Darren Gough makes team-mates and opponents smile, because he's such a natural. He'll be having the same effect on millions of others from now on.
Wolves need to add grit to grace if they are to draw closer to leaders
At last Wolverhampton Wanderers are beginning to show signs of getting that draw monkey off their backs. And on Boxing Day, if they beat Reading, they may take a significant step on the road to the Premiership.
Saturday's 1-0 defeat of Leeds was encouraging because at last they managed to kill off the opposition. There was always the danger that they'd continue to ease off, lose concentration and give away a daft equaliser, but Wolves played with commendable mental toughness, deserving the points.
That mental flaccidity must have been just as relevant as a lack of goals when you assess Wolves' remarkable amount of draws. Since Glenn Hoddle took over a year ago, they have drawn an amazing 26 of 48 league games, losing just six.
Hoddle admits he's fed up of hearing praise for his team's style from opposing managers while they steal away with undeserved points off Wolves.
He now accepts that he'll have to be more gung-ho in approach because all those draws mean he has to be looking for victories as a matter of course.
That may mean a few defeats but if they keep winning a play-off place is surely theirs. They should sell Kenny Miller in January, otherwise they'll get nothing for him in the summer when his contract is up.
He's not that special anyway, as a projected fee for him of £1million to return to Scottish football indicates.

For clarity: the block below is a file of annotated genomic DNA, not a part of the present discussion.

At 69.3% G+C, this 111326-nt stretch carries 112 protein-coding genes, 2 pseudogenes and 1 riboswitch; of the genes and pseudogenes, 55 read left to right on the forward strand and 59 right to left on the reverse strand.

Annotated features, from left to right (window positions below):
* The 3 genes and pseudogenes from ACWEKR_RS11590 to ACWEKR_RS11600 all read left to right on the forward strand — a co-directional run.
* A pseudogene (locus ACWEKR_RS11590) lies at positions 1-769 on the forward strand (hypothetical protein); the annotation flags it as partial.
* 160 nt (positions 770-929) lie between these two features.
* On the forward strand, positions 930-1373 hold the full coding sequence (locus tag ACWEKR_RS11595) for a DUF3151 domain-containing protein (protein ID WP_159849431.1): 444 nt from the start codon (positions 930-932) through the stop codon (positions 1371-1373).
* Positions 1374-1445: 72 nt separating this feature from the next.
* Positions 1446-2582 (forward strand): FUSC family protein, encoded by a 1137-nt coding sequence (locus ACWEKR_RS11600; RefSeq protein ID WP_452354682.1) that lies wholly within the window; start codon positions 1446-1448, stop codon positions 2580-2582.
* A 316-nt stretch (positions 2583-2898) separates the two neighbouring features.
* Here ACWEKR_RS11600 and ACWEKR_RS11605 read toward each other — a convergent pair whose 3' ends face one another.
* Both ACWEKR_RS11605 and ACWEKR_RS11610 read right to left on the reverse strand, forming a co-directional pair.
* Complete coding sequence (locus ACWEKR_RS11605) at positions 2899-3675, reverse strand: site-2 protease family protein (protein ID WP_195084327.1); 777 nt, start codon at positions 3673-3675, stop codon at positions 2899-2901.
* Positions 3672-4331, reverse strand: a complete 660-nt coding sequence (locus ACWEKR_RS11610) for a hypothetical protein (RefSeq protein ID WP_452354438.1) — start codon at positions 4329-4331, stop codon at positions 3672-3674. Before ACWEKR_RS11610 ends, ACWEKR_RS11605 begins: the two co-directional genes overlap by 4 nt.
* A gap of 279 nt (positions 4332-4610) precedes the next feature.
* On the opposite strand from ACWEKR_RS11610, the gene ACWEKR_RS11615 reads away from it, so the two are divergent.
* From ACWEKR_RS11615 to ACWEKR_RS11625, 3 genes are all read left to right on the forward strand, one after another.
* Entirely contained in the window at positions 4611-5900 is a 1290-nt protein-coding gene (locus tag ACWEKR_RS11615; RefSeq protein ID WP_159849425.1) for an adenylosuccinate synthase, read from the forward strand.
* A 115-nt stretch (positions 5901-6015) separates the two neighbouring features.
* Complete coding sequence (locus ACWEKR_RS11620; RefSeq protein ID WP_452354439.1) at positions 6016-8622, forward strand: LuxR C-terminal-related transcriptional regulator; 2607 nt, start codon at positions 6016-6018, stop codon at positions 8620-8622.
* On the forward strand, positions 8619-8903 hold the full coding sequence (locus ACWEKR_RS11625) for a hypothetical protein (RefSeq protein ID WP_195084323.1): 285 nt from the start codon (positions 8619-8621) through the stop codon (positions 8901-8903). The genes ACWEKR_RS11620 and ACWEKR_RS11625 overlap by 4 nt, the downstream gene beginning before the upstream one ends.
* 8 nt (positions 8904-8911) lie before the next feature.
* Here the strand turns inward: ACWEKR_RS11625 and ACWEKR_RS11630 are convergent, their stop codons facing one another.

That £1million could be invaluable for Hoddle as he looks to bring in a couple of new strikers next month. He would love to keep the elegant and precocious Tom Huddlestone but his loan period is up soon and he's due back at Tottenham.
Huddlestone actually epitomises Hoddle's problem of style over relevance. In midfield, he has a lot of talent at his disposal, but not enough nastiness and cussed grit.
The Alex Rae of two seasons ago and the Paul Ince of five years ago would both be godsends, the driving forces behind the most stylish side in the division.
But Rae has gone back to Glasgow and Ince makes his comeback for the reserves tonight after three months out with injury. You can't expect a 38-year-old who's going to retire in May to return and immediately start leading the others over the top for the rest of this campaign
There are still 22 games left to play and Wolves are nicely tucked in, sixth from the top. Hoddle still expects both Reading and Sheffield United to go through a dodgy spell at some stage and if he can discomfit Reading next Monday, that could be the start of a surge. Crystal Palace did it two years ago - and Wolves are certainly easier on the eye than that lot were. ..SUPL: